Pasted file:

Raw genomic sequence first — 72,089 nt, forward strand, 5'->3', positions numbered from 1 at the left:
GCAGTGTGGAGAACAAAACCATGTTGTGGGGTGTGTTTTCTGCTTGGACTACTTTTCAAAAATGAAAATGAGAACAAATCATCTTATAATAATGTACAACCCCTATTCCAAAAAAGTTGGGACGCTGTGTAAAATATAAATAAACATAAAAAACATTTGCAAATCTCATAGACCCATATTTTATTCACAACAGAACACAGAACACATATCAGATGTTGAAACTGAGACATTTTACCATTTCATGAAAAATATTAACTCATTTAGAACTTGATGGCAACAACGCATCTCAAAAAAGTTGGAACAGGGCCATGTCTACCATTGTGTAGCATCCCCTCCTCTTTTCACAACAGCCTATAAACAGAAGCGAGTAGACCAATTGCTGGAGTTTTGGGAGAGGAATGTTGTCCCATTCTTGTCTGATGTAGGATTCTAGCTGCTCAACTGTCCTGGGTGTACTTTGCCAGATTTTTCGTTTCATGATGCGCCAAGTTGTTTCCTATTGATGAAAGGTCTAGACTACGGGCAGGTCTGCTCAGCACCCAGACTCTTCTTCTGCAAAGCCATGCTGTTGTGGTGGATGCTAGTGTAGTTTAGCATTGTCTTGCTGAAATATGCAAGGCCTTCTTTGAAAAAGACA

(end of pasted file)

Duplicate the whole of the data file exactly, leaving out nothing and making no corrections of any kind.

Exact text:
Raw genomic sequence first — 72,089 nt, forward strand, 5'->3', positions numbered from 1 at the left:
GCAGTGTGGAGAACAAAACCATGTTGTGGGGTGTGTTTTCTGCTTGGACTACTTTTCAAAAATGAAAATGAGAACAAATCATCTTATAATAATGTACAACCCCTATTCCAAAAAAGTTGGGACGCTGTGTAAAATATAAATAAACATAAAAAACATTTGCAAATCTCATAGACCCATATTTTATTCACAACAGAACACAGAACACATATCAGATGTTGAAACTGAGACATTTTACCATTTCATGAAAAATATTAACTCATTTAGAACTTGATGGCAACAACGCATCTCAAAAAAGTTGGAACAGGGCCATGTCTACCATTGTGTAGCATCCCCTCCTCTTTTCACAACAGCCTATAAACAGAAGCGAGTAGACCAATTGCTGGAGTTTTGGGAGAGGAATGTTGTCCCATTCTTGTCTGATGTAGGATTCTAGCTGCTCAACTGTCCTGGGTGTACTTTGCCAGATTTTTCGTTTCATGATGCGCCAAGTTGTTTCCTATTGATGAAAGGTCTAGACTACGGGCAGGTCTGCTCAGCACCCAGACTCTTCTTCTGCAAAGCCATGCTGTTGTGGTGGATGCTAGTGTAGTTTAGCATTGTCTTGCTGAAATATGCAAGGCCTTCTTTGAAAAAGACA